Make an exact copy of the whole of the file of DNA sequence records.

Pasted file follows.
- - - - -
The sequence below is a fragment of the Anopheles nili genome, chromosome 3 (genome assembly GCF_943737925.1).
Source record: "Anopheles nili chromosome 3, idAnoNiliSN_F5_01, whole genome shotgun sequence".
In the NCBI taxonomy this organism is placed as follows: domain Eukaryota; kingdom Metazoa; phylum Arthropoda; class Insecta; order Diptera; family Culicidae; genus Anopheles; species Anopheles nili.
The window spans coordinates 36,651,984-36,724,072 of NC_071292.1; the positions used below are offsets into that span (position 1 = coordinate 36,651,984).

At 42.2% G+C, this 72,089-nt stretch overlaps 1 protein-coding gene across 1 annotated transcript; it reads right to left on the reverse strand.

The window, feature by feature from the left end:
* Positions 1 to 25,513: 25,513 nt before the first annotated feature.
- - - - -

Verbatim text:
The sequence below is a fragment of the Anopheles nili genome, chromosome 3 (genome assembly GCF_943737925.1).
Source record: "Anopheles nili chromosome 3, idAnoNiliSN_F5_01, whole genome shotgun sequence".
In the NCBI taxonomy this organism is placed as follows: domain Eukaryota; kingdom Metazoa; phylum Arthropoda; class Insecta; order Diptera; family Culicidae; genus Anopheles; species Anopheles nili.
The window spans coordinates 36,651,984-36,724,072 of NC_071292.1; the positions used below are offsets into that span (position 1 = coordinate 36,651,984).

At 42.2% G+C, this 72,089-nt stretch overlaps 1 protein-coding gene across 1 annotated transcript; it reads right to left on the reverse strand.

The window, feature by feature from the left end:
* Positions 1 to 25,513: 25,513 nt before the first annotated feature.